Clinical outcomes associated with sleep-disordered breathing in Caucasian and Hispanic children - The Tucson Children's Assessment of Sleep Apnea Study (TuCASA)

James L. Goodwin, Kris L. Kaemingk, Ralph F Fregosi, Gerald M. Rosen, Wayne J Morgan, Duane L Sherrill, Stuart F Quan

Research output: Contribution to journalArticle

104 Citations (Scopus)

Abstract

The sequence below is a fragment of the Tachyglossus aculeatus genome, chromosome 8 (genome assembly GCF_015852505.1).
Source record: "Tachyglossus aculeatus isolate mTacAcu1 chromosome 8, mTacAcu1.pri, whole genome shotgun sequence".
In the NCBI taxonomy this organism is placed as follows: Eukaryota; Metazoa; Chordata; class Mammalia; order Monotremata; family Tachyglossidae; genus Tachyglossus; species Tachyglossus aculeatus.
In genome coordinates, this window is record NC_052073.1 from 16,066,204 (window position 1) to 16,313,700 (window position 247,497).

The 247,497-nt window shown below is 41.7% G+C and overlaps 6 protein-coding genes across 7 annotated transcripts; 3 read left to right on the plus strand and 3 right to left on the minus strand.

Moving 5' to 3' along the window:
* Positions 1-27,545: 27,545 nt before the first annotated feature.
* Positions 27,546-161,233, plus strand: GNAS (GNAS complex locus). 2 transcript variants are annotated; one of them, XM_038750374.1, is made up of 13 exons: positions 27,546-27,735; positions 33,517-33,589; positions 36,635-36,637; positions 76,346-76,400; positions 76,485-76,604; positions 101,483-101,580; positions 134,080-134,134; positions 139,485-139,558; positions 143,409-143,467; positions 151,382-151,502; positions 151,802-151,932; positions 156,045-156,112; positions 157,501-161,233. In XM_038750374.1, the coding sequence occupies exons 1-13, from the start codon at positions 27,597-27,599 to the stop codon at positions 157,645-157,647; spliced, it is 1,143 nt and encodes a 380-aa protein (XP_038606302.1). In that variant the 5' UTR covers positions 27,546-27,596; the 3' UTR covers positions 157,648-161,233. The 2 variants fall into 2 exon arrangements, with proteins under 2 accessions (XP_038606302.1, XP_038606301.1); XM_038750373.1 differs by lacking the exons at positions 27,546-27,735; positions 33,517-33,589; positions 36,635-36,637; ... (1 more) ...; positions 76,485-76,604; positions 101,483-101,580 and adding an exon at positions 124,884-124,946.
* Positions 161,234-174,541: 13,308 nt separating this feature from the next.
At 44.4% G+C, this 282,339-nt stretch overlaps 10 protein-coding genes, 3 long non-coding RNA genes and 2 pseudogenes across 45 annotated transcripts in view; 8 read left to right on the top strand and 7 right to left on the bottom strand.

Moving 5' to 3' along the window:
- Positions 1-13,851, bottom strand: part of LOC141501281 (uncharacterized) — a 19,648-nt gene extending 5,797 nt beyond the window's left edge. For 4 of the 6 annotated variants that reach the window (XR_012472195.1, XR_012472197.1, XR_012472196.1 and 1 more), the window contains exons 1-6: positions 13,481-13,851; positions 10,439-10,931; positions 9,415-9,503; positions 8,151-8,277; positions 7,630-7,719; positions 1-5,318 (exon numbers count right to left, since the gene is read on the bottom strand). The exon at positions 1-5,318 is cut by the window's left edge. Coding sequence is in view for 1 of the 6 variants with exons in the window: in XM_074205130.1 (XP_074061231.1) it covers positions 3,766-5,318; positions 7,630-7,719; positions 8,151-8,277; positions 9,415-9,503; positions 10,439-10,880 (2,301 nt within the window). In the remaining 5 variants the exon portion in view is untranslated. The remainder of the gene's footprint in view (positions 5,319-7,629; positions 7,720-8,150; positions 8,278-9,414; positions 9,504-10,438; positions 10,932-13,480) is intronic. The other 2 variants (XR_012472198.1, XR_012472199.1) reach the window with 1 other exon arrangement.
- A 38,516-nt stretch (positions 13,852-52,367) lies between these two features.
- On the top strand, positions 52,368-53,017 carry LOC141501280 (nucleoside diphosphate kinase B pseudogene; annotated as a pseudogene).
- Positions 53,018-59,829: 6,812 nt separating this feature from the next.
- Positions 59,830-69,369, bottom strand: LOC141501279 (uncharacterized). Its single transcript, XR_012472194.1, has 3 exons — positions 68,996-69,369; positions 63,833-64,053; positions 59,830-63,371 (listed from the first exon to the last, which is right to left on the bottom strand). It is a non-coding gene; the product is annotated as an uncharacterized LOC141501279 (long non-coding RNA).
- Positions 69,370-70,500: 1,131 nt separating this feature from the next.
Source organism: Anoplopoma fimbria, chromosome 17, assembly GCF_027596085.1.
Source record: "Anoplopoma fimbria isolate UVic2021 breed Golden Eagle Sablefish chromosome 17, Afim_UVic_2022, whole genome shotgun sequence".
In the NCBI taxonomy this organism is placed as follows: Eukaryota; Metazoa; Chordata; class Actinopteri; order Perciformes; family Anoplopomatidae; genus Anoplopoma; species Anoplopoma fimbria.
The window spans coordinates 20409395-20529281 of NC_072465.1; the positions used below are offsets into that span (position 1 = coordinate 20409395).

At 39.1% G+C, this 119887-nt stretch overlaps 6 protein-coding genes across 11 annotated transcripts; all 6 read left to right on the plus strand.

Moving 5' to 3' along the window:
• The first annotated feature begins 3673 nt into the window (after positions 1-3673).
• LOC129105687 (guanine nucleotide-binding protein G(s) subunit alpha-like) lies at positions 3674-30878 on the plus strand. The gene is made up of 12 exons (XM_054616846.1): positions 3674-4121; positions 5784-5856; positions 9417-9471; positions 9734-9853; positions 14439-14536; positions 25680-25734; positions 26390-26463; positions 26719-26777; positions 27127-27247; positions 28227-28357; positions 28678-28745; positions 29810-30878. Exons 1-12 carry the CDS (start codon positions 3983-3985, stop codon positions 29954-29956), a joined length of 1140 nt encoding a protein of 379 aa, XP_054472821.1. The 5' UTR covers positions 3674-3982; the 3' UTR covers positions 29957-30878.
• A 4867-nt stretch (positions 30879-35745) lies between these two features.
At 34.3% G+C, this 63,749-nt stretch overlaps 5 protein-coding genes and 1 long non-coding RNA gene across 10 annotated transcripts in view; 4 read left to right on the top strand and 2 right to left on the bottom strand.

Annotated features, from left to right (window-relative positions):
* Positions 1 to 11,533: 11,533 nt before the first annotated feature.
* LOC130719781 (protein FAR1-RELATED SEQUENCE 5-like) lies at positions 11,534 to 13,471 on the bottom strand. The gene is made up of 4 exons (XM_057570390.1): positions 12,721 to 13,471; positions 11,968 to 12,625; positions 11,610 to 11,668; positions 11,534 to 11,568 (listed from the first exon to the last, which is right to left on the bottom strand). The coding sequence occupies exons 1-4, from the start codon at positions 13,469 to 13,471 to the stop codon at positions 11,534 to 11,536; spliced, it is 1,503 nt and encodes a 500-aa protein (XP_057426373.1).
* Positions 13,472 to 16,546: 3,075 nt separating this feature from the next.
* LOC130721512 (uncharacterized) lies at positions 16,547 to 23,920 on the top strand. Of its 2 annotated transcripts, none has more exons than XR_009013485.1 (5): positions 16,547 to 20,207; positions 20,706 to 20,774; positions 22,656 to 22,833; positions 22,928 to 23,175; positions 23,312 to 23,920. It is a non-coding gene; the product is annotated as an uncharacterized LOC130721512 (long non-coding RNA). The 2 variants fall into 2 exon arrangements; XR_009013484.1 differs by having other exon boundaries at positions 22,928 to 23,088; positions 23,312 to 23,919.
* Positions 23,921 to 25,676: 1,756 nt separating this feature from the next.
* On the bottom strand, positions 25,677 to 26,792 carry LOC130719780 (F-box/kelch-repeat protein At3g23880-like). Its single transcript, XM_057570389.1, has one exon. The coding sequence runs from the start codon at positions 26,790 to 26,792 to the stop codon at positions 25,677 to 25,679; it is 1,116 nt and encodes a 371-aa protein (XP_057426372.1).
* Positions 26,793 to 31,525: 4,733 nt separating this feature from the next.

Study Objectives: This report describes clinical outcomes and threshold levels of respiratory disturbance index (RDI) associated with sleep-disordered breathing in children participating in the Tucson Children's Assessment of Sleep Apnea study. Design: A community-based, prospective cohort study designed to assess the severity of sleep-related symptoms associated with sleep-disordered breathing in children aged 6 to 11 years. Setting: Students attending elementary school in the Tucson Unified School District. Participants: Unattended home polysomnograms were completed on 239 children - 55.2% boys, 51% Hispanic, and 55% between the ages of 6 and 8 years. Measurements and Results: Based on full home polysomnography, levels of RDI that correspond to a higher prevalence of clinical symptoms of sleep-disordered breathing in children aged 6 to 11 were observed. An RDI of at least 5 was associated with frequent snoring (20.3% vs 9.1%, P< .01), excessive daytime sleepiness (22.9% vs 10.7%, P< .01), and learning problems (8.5% vs 2.5%, P< .04) when no oxygen desaturation accompanied the respiratory event. An RDI of at least 1 was associated with these symptoms when a 3% oxygen desaturation was required, snoring (24.0% vs 10.4%, P<.006), excessive daytime sleepiness (24.0% vs 13.4%, P<.04), and learning problems (10.7% vs 3.0%, P<02). Hispanic or Caucasian ethnicity, sex, age category, obesity, insomnia, and witnessed apnea were not associated with RDI regardless of event definition. Conclusions: The Tucson Children's Assessment of Sleep Apnea study has shown that there are values of RDI based on polysomnography that correspond to an increased rate of clinical symptoms in children ages 6 to 11 years.